teens, continues to grow."
-- Hamilton Spectator, November 3, 1990
"Highly recommended as (an) exceptional presentation for young adults."
-- The Midwest Book Review, aired April 3, 1992 on television.
"Whalesinger is a lively and contemporary adventure... a choherent and attractive story."
-- CM: A Reviewing Journal of Canadian Materials for Young People, Vol. XIX, No. 2, March, 1991
"A longely gray whale sings her songs of the sea to her sick calf. She is summering in Drake's Bay, off the coast of California at Point Reyes, waiting for the calf to heal. She waits and sings.
Seventeen year old nick has joined a conservation research project as Dr. Anderson's research assistant on Point Reyes. There he meets Marty, a shy 15 year old girl who is babysitting the children of two marine biologists. Together Nick and Marty learn that Dr. Pembroke, the project commander, is using the project as a cover to plunder the supposed treasure of a sunken frigate belonging to Sir Francis Drake. Marty also learns that she hears the whalesong. And what she hears from the waiting whale changes her life completely.
This multilevel novel is sure to please the older teen reader interested in marine studies and sunken treasures. It is made more realistic and appealing by the research acknowledgements which are as exciting to read as the text. A map of Point Reyes National Seashore is included. Highly recommended."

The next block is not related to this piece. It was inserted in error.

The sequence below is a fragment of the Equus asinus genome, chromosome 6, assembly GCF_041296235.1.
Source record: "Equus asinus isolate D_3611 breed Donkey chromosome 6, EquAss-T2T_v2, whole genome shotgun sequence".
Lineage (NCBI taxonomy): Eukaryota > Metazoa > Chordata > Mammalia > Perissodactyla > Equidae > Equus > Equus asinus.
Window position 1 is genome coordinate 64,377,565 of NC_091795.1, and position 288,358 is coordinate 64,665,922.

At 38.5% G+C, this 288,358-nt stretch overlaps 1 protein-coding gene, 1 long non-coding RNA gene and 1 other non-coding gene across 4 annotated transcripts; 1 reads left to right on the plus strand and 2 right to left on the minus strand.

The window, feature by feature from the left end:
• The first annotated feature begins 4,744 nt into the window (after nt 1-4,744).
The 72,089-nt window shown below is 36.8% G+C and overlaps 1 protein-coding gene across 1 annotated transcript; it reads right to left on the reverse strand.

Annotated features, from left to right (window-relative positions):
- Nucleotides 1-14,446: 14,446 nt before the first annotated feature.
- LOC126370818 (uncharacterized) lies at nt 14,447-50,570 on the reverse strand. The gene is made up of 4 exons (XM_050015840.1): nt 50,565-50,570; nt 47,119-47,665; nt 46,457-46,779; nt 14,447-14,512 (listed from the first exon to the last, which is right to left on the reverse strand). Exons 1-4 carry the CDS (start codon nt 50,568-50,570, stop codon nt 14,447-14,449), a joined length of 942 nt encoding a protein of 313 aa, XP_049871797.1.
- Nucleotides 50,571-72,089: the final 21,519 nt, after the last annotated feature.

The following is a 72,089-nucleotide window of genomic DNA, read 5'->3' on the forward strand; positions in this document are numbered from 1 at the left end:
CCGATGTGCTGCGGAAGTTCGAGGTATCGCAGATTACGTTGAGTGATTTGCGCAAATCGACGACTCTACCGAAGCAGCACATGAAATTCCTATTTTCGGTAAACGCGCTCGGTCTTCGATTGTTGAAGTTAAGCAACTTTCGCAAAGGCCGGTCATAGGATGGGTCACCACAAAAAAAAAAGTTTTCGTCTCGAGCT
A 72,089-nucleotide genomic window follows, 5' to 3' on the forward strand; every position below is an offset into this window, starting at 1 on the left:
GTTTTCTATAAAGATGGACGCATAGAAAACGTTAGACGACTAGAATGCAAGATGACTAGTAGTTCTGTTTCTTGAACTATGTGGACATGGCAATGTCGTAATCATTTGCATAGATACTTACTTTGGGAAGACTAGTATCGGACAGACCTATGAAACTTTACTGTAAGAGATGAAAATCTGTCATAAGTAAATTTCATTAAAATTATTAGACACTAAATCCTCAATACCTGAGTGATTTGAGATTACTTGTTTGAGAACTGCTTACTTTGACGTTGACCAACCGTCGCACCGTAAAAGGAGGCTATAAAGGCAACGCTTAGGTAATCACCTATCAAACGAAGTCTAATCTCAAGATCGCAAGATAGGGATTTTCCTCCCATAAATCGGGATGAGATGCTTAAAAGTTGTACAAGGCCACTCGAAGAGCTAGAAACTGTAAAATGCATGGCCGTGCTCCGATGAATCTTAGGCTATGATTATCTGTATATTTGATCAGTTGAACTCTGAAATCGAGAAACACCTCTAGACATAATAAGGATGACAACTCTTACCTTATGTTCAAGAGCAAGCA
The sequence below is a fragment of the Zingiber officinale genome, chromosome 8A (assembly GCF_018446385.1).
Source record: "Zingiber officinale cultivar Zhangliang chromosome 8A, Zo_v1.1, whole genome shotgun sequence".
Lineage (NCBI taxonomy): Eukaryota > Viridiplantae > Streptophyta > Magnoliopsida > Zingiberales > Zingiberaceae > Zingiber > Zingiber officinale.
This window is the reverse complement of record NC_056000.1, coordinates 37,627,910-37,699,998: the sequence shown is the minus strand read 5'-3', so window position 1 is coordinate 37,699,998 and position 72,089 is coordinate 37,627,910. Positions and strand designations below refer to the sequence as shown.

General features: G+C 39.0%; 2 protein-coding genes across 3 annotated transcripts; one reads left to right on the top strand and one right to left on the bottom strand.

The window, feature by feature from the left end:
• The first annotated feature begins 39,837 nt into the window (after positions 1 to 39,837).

-- Voice of Youth Advocates, Vol. 14, No. 1, April, 1991
"In a sturdy framework of the ecology and geology of Point Reyes and Drake's Bay, Katz threads an inticrate warp that features a group of scientists engaged in research, a historical occurrence on Drake's ship, the migration pattern of the gray whale, and an impending earthquake and accompanying tsunami. Over and under this she waves a complex pattern of sceince, personalities, a lost treasure, and a whale mother with an ailing baby. Nick, 17, is not yet over the death of his loved older brother. Marty, 16, has learning difficulties, but an innate empathy that appeals to Nick, and that allows her to communicate with the whale mother. A lot goes on here, including a first-rate introduction to scientific methods. Clearly depicted are the strange behaviors often observed in animals just prior to a major earthquake. The major characters, although battered, come through alive, and perhaps more whole to face their future. Intriguing."